The rebuild finished. Rebooted, not sure why we were getting the oddities we did. On the test track. Open it up, just a little.
As I am sitting here, I am watching it spill 500-700 MB/s to disk in writes. Our test case is 2x larger than physical memory. Caching isn’t relevant for reading and writing here.
Now it is switching into “Reading intelligently…”. To understand why this is so interesting, here is some dstat output again.
Note those 900+ M numbers. That 900+ MB/s being read from platters, not from cache. At 2x memory, this stuff just is not sitting in cache. There just isn’t enough room.
For laughs, I am rerunning and watching using atop. According to atop, during the writes, that 600+ MB/s set of writes, we were using up only 30-35% of the bandwidth of each link. This means ballpark of 2-3x more potential performance, though I am going to bet that we would see about 2x in the optimally tuned case. Of course, these things are also code dependent; quite a few codes will hit their own internal walls due to design before they hit the systems walls. The reads are showing at 40-45% utilization, so I think we are closer to what we should expect. Assuming about 65-70% efficiency.
The other issue we are probably running into is the buffer cache, and the speed at which the processor can interact with it. On this system we see 1235 MB/s reading buffer cache. On other systems scattered about the lab we see 6778 MB/s, 1702 MB/s, 2123 MB/s. On a different JackRabbit we see 2102 MB/s. It is my belief that this is impacting the performance. Not sure why we are seeing this, as our streams numbers on this platform are pretty nice:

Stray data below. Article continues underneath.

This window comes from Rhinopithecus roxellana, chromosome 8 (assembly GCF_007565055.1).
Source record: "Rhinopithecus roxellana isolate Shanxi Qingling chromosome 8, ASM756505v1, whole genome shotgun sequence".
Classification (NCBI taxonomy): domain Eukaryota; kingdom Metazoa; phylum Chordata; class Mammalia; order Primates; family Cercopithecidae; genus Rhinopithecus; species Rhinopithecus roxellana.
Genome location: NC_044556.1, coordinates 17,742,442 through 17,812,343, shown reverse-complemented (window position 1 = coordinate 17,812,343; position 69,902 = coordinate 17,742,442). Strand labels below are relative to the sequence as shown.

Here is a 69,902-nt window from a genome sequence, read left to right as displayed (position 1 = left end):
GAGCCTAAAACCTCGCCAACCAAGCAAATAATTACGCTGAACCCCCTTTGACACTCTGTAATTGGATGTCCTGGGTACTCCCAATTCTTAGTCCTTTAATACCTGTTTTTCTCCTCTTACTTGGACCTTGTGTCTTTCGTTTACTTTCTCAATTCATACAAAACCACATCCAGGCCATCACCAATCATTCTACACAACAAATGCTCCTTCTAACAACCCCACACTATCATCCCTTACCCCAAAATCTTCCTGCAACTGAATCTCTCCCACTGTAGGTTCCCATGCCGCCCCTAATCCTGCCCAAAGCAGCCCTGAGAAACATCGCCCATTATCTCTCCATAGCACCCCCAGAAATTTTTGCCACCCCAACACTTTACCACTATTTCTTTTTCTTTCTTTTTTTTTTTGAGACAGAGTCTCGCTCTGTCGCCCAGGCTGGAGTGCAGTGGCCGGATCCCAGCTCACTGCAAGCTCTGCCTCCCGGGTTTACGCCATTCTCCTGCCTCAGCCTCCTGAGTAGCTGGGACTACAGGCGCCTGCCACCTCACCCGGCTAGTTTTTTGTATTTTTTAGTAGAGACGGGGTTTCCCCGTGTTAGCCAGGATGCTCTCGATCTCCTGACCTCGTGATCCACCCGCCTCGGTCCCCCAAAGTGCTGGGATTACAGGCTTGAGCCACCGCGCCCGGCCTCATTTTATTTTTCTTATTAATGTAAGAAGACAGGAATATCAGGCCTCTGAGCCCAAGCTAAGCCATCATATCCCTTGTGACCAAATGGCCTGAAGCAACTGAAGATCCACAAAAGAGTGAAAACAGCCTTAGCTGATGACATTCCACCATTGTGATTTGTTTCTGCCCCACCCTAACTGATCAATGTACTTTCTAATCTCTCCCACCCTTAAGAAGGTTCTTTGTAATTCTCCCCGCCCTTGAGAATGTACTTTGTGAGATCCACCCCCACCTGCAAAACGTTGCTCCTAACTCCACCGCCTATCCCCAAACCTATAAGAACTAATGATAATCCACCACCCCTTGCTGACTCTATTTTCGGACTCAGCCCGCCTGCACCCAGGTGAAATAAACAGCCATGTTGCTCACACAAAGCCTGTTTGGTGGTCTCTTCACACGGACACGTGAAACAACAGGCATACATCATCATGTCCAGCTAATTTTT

This suggests something amiss in the kernel and possibly some tuning bits to be done. Either that or we cannot trust the hdparm test as a reliable measure of cache performance.
If we switch kernels and see this change, then I expect that this is something we shouldn’t worry about.
Will run iozone now, save the results and use them for the benchmark report. Should be fun. Once this is done, we have some requests to load windows x64. I will need to build IOzone for windows, hope it is possible.
Note: this is worth a short discussion. Each RAID controller has 18 disks organized in a RAID6. That gives us 16 effective disks. Each disk can read at about 70 MB/s, and write at about 45 MB/s. 16 disks worth (18 - 2 for parity) will give you a rough bandwidth of 1.1 GB/s. Per RAID controller, operating at 100% efficiency. We are seeing about 40-45% of this. The interfaces between each RAID controller and the machine are PCIe x8. This means that we have 4 GB/s duplex, 2 GB/s of bandwidth available in each direction. Of which the 16 equivalent disks could use 1/2, and we are seeing less than 1/2 of the 1/2 bandwidth. That is we are driving the reads on each controller at 1/4 or less of the pipe bandwidth.
What this suggests is that we should use more and smaller RAID controllers, so that we use more effective bandwidth per RAID card. We have more than enough backplane bandwidth for the IO, what we need is to distribute the load across more RAID units. Ballpark guess of about doubling the performance.
Whats nice is the amount of head room in the design. We aren’t hitting the limits as compared to other units which are badly oversubscribed on bandwidth and overall performance.
We aren’t even near our limits, and this system roars. Our RAID6 numbers are quite a bit nicer than others RAID5 numbers (and in some cases, better than their RAID0 numbers). Imagine what would happen if we had all the controllers we needed.